The Respondent registered the Disputed Domain Names as follows:
- <moogagm.com> on March 30, 2013; and
- <moogglobal.com>, <moogindustrial.com>, <mooginnovation.com>, <mooginvestors.com>, <moogmedical.com>, <moogsystems.com> and <moogturbines.com> on March 31, 2013.
The website at each of the Disputed Domain Names displays the same content, which is critical of the Complainant, HSBC bank and Lockheed investors. The text of the websites, which is accompanied by a photo of rows of coffins draped in US flags, is as follows:
“WHO ARE MOOG INC? A supplier on many U.S. military aircraft and missile programs, including National Missile Defense. HSBC Bank has lent Millions lying to Shareholders.
Invest in Hellfire Missiles in Iraq? Who do you think these missiles will kill in the future?
US Government has just approved a $700 Million deal for 5000 Hellfire Missiles.
HSBC Bank, Moog Inc & Lockheed Investors do you need to Invest in death?
5. Parties’ Contentions
The Complainant’s contentions are as follows.
Identical or Confusingly Similar
The Disputed Domain Names are confusingly similar to the Trade Mark. Each Disputed Domain Name incorporates the Trade Mark and a generic or descriptive word signifying one of the Complainant’s business units or product names (e.g., “innovation”, “industrial”, “AGM”).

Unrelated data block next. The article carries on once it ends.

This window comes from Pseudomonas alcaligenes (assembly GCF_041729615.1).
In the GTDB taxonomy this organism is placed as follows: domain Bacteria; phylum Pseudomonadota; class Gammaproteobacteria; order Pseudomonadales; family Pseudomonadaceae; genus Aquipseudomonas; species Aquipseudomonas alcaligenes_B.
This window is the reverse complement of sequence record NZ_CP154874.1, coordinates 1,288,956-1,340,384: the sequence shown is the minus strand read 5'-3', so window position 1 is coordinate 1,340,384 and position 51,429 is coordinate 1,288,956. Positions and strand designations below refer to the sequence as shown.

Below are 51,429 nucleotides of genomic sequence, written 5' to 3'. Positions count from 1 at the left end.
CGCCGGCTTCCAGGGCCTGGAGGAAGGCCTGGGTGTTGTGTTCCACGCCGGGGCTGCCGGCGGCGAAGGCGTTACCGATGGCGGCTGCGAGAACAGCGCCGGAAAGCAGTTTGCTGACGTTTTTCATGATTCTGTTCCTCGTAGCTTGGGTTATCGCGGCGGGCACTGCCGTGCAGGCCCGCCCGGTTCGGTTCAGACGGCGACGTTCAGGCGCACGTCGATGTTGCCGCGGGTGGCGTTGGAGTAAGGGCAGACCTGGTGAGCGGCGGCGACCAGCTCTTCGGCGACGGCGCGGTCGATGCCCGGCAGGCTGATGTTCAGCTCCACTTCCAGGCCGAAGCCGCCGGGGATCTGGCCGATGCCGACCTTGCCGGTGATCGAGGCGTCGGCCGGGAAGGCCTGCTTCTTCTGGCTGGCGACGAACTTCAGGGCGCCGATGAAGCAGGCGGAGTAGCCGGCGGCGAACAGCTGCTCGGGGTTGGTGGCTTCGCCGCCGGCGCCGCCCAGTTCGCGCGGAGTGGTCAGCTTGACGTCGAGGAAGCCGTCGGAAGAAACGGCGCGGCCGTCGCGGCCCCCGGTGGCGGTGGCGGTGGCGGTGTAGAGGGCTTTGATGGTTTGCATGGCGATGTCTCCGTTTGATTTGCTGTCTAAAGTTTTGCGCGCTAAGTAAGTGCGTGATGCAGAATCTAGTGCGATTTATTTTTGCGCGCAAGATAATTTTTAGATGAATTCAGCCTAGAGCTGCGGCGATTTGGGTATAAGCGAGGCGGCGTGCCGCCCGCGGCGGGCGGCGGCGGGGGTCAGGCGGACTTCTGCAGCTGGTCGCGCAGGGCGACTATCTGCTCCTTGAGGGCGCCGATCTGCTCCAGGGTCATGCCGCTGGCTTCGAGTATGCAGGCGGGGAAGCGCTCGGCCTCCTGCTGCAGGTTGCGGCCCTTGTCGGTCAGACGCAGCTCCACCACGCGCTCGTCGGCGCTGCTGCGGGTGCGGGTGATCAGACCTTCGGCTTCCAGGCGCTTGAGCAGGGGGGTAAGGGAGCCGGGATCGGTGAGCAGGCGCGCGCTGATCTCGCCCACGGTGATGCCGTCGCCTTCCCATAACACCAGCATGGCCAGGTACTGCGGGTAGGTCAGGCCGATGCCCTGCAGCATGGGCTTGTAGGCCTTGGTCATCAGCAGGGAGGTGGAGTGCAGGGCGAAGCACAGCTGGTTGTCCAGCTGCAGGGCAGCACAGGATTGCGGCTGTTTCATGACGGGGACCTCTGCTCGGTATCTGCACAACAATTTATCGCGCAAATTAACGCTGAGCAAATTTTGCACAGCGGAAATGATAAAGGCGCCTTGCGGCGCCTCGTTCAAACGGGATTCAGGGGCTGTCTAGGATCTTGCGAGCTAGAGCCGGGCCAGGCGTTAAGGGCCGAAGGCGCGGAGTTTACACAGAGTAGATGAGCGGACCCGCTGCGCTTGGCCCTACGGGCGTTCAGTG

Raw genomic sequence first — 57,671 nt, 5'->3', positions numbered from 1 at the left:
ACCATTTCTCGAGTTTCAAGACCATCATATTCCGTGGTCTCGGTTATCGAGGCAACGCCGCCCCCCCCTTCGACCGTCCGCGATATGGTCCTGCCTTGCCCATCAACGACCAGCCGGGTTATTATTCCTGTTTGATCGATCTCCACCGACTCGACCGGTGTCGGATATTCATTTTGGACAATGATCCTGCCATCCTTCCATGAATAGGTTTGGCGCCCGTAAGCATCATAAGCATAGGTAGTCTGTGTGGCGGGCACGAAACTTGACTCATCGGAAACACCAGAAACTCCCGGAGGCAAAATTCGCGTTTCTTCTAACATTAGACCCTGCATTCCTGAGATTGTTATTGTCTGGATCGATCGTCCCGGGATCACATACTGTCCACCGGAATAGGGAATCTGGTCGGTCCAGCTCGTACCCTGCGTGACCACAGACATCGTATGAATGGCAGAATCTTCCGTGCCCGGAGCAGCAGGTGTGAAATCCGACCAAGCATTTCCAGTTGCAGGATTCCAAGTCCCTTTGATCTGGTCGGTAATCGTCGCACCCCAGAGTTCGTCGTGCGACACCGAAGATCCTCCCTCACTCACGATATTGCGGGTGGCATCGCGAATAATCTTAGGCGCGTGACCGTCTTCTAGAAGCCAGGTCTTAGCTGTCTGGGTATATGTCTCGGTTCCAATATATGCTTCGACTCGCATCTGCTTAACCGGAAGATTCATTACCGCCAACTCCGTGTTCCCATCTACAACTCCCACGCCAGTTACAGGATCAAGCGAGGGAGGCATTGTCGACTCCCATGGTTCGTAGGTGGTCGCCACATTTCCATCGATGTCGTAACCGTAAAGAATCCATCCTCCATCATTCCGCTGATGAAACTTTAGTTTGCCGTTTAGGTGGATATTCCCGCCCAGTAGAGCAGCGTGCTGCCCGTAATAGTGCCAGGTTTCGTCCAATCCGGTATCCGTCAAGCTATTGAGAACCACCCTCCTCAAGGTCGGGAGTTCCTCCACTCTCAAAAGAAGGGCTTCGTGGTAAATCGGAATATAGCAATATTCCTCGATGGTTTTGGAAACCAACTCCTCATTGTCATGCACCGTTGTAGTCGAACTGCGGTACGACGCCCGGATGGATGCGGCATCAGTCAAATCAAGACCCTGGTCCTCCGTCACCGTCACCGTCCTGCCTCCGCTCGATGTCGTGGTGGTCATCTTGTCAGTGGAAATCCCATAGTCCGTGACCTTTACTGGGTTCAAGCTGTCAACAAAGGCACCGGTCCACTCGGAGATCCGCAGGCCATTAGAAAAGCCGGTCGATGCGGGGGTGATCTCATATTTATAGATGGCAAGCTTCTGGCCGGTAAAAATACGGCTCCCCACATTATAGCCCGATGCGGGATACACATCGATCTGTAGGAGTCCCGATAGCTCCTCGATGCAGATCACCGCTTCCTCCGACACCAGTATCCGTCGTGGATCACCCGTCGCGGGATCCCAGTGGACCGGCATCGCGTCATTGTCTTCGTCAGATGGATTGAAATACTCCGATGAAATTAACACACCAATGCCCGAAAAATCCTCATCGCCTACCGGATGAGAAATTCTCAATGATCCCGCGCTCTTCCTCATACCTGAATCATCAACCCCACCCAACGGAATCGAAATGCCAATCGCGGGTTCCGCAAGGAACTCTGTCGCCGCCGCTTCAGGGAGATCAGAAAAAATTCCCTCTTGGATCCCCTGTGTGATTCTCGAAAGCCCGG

Rights or Legitimate Interests
The Respondent is not an authorized distributor of the Complainant’s goods or services and the Complainant has not licensed the Respondent to use the Trade Mark.
The Respondent is not commonly known by the Trade Mark.
The use of the Disputed Domain Names is not a legitimate or fair use. The website at each of the Disputed Domain Names criticizes HSBC bank for providing a credit facility to the Complainant. The Respondent Andrew Botte is a former employee of HSBC bank who believes that HSBC bank violated its lending policy. The websites criticize HSBC bank, not the Complainant.
The Respondent explains the purpose of the websites on his blog (which the websites link to), in the following post, dated July 28, 2014:
“I would like to stress at no point did my concern extend to the company in question [i.e., Moog Inc.] or any wrong doing on their part. The US company in question is a perfectly successful and legitimate business – my concern is based around should we [i.e., HSBC bank] have lent? And had [HSBC’s] internal policy or procedure been breached?”
The stated goal of the websites was to encourage HSBC bank’s Chairman and CEO to resign by July 31, 2014. The Respondent has hijacked the Complainant’s Trade Mark to take its desired action against HSBC bank. Even if the websites were “criticism” sites, the Respondent has no legitimate interest in using the Trade Mark without some other term that would alert users that the Complainant does not own or sponsor the websites.
Registered and Used in Bad Faith
The Respondent’s registrations of the Disputed Domain Names significantly post-date the Complainant’s acquisition of common law trade mark rights, and its US trade mark registrations.
At the time the Respondent registered the Disputed Domain Names, it was aware of the Complainant and the Trade Mark (in fact, the websites include a description of the Complainant).